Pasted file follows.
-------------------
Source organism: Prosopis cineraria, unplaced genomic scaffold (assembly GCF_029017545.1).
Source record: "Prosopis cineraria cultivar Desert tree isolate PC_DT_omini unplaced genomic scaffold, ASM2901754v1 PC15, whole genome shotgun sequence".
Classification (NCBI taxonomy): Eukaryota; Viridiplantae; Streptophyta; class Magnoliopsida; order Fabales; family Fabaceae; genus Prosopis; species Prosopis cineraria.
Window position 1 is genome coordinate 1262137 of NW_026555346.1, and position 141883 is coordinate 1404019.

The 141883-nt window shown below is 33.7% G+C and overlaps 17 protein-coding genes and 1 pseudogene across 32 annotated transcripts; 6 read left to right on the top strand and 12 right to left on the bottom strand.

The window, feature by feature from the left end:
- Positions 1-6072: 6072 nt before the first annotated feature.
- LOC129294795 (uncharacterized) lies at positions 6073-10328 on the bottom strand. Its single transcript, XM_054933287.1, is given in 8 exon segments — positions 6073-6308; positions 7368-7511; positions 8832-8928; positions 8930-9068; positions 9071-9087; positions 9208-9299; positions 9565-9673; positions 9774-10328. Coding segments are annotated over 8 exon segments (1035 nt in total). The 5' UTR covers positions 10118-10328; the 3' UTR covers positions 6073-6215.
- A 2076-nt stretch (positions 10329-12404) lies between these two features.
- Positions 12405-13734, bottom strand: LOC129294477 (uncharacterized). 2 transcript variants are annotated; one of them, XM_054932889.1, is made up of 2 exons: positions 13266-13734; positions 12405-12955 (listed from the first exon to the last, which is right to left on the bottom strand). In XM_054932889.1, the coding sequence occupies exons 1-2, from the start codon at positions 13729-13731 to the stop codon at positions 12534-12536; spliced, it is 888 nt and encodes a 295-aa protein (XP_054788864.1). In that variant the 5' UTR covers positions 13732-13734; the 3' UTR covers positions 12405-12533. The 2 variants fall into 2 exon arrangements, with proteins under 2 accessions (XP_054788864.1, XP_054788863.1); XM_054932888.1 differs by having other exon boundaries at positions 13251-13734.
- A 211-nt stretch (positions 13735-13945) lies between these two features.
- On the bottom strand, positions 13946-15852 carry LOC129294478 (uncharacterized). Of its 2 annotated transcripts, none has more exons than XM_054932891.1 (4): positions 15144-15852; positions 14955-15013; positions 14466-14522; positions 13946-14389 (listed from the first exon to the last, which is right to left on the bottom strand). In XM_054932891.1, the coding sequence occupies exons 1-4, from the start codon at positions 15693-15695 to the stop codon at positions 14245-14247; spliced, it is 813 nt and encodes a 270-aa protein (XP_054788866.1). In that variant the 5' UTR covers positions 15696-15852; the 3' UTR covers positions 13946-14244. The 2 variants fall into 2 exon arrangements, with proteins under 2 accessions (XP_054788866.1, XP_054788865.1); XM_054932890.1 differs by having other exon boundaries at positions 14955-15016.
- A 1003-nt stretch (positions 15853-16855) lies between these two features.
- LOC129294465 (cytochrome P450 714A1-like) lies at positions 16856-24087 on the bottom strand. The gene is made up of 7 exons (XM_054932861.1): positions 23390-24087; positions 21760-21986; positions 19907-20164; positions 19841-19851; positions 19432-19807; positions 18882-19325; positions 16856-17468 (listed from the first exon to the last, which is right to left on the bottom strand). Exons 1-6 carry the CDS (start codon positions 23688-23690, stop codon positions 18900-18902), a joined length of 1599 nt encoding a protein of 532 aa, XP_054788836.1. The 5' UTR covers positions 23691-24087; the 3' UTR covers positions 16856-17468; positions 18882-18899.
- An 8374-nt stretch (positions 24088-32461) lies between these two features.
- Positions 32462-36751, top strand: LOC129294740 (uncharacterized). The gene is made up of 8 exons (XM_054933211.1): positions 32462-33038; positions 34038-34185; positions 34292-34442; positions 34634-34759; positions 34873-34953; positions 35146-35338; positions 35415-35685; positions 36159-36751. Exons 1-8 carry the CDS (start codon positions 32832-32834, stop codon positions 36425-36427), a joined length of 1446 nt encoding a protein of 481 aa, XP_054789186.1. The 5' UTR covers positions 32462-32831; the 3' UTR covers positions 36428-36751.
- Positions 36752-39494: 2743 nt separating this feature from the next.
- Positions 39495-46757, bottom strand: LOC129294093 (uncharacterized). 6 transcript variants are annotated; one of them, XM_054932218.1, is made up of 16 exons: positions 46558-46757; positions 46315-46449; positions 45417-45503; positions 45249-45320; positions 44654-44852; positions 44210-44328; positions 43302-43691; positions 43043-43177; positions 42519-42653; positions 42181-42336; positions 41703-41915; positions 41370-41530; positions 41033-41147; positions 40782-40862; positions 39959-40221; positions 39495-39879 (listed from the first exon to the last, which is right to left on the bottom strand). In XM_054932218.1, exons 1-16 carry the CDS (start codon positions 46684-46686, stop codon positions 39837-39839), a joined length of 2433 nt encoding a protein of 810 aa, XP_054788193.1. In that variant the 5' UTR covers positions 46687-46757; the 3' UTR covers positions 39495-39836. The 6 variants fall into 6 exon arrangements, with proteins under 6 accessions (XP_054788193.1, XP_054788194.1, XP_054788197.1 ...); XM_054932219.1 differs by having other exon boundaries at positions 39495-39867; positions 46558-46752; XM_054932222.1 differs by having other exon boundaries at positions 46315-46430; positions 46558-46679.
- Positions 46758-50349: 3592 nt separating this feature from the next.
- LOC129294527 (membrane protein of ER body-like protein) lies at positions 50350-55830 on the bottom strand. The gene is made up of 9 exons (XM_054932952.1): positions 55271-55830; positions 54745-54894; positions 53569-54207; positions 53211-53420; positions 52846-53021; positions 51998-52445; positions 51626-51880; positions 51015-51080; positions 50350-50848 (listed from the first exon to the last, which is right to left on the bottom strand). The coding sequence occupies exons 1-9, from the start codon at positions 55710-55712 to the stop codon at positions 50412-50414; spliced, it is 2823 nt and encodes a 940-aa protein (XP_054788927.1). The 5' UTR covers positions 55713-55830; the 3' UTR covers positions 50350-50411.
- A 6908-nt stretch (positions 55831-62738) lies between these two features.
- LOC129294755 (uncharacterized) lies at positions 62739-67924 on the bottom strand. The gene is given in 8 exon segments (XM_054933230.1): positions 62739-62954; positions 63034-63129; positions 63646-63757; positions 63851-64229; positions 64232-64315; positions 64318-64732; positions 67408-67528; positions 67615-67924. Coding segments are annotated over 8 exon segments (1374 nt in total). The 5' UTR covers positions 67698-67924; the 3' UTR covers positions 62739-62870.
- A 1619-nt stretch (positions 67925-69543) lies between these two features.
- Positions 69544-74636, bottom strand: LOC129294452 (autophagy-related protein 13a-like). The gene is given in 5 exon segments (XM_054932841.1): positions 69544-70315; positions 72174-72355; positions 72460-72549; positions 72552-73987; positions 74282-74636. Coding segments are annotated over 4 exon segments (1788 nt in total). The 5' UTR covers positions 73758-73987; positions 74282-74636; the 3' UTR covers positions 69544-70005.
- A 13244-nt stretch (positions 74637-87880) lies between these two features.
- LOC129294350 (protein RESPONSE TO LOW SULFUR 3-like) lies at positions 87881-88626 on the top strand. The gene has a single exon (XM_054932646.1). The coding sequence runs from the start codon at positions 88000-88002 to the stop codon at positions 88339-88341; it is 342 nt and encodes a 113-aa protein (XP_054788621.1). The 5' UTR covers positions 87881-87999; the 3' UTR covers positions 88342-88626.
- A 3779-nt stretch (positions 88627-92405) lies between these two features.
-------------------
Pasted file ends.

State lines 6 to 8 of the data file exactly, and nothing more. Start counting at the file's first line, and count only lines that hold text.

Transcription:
The window, feature by feature from the left end:
- Positions 1-6072: 6072 nt before the first annotated feature.
- LOC129294795 (uncharacterized) lies at positions 6073-10328 on the bottom strand. Its single transcript, XM_054933287.1, is given in 8 exon segments — positions 6073-6308; positions 7368-7511; positions 8832-8928; positions 8930-9068; positions 9071-9087; positions 9208-9299; positions 9565-9673; positions 9774-10328. Coding segments are annotated over 8 exon segments (1035 nt in total). The 5' UTR covers positions 10118-10328; the 3' UTR covers positions 6073-6215.